My life has been greatly affected by a small being during the last couple of weeks.
No, it’s not a baby. In fact, it’s the most adorable little fur ball of a cat you’ll ever meet. I never thought I would end up dedicating more time taking care of a kitten in Chile than to my own whims and needs (don’t worry mom, I’m fine), but things have a funny way of working out. As an kind-hearted administrator for my study abroad program told me the other morning, “A veces, estás en ciertas situaciones por una razón, y esta vez la razón fue salvar a un gatito.” (Sometimes you end up in certain situations for a reason; this reason was to save a kitten).
It hasn’t been an easy last month abroad. There were a couple of days when I was so frustrated by the lack of concern for animals in my home-stay that I nearly changed houses. But the initial trauma of the situation has worn off, and in its place lays the feeling that maybe I can help save the world just a little bit, one tiny abandoned kitten at a time.
The story is long and rather complicated, but in a nutshell my friends and I found a group of kittens abandoned by their mother in the courtyard outside my house on a Saturday night. After a late night search, we discovered eight kittens in total, yet at various degrees of living and dying due to cold, hunger, and uncontrolled dogs. The next day, my friend Addie and I brought the three kittens that made it through the night to an emergency veterinary clinic. Two of them were extremely tiny, probably just a couple days old, and the veterinarian had to put them to sleep. He told us that while there are a couple of animal shelters in the area, they’re often at full capacity and also full of diseases. The situation for stray and abandoned dogs and cats in Chile is tragic.
But this story has a happy ending. One of the kittens we rescued survived the ordeal. We’ve named him Tom (or Tomcito, if you prefer the typical diminutive Chilean twist). He’s currently fast asleep in my dresser drawer after a big dinner of warmed milk I fed him with a syringe. He likes to sit on my shoes while I do homework and play with the fraying laces. Needless to say, this tiny animal has stolen the hearts of everyone who’s met him.
And this story does would not be completely without describing the lengths that concerned friends and strangers have gone to in order to help Tom survive. It begins with my four incredible friends who helped me search for helpless kittens trapped outside late at night, climbing around in a spidery, creepy garage and an overgrown garden until 2 a.m. My dear friend Addie, her incredibly kind mother Claudia, and her equally caring daughter Claudita have also opened their home to this kitten and cared for him during his first weeks, which has been no easy task. Claudia also helped us track down a veterinarian on a Sunday, which we initially thought was an impossible task in Chile.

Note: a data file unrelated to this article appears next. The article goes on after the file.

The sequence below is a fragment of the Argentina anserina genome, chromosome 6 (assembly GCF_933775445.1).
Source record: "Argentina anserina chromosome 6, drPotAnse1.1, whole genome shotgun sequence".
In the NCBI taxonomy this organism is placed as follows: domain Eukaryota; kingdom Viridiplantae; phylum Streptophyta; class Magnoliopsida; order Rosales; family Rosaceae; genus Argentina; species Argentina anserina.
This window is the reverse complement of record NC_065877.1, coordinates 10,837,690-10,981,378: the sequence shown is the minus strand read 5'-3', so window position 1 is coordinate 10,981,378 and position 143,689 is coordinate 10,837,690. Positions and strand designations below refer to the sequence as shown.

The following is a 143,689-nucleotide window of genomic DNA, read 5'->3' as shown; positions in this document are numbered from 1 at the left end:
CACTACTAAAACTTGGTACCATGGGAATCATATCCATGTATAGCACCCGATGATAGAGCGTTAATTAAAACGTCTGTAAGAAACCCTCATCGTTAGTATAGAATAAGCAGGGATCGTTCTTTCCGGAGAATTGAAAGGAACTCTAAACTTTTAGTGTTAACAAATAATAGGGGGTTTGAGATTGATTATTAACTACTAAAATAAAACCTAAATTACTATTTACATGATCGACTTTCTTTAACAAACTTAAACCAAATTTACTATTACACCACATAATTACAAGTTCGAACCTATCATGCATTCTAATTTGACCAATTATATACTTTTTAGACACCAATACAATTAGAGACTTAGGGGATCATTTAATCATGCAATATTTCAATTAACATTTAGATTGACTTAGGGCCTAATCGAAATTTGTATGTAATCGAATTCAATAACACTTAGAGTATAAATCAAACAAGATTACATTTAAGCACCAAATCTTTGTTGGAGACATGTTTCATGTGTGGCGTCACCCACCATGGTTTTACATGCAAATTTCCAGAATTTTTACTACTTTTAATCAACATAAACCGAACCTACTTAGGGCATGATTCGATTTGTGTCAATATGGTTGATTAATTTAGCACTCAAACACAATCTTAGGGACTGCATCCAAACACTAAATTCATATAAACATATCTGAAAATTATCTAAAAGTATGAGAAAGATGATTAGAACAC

The veterinarian at the emergency clinic was also a godsend; he listened patiently as we tearfully tried to explain the situation in our broken Spanish and handed us Kleenex instead of a bill for euthanasia. The clinic was not anything close to a nonprofit organization, but the veterinarian we encountered was clearly dedicated to much more than paying patients. He also raised our spirits by assuring us that Tom was going to make it, and that we’d done the best we could.
As luck would have it, my nanny here has volunteered to give Tom a home as soon as he can eat on his own. She is wonderful with animals, and I am sure that Tom will have a loving home for the rest of his life.
I’ve never witnessed such an extent of kindness and willingness to help something as seemingly inconsequential as yet another abandoned kitten. Perhaps I encountered a little bit of the infamous “culture shock” student abroad students are incessantly warned about when I found those kittens left outside to fend for themselves. Perhaps this scenario could have occurred anywhere; I was just lucky enough to have never seen anything like it before. Regardless of the country, I’ve been touched irreversibly by what I think is a global instinct of many to love and care for all creatures great and small.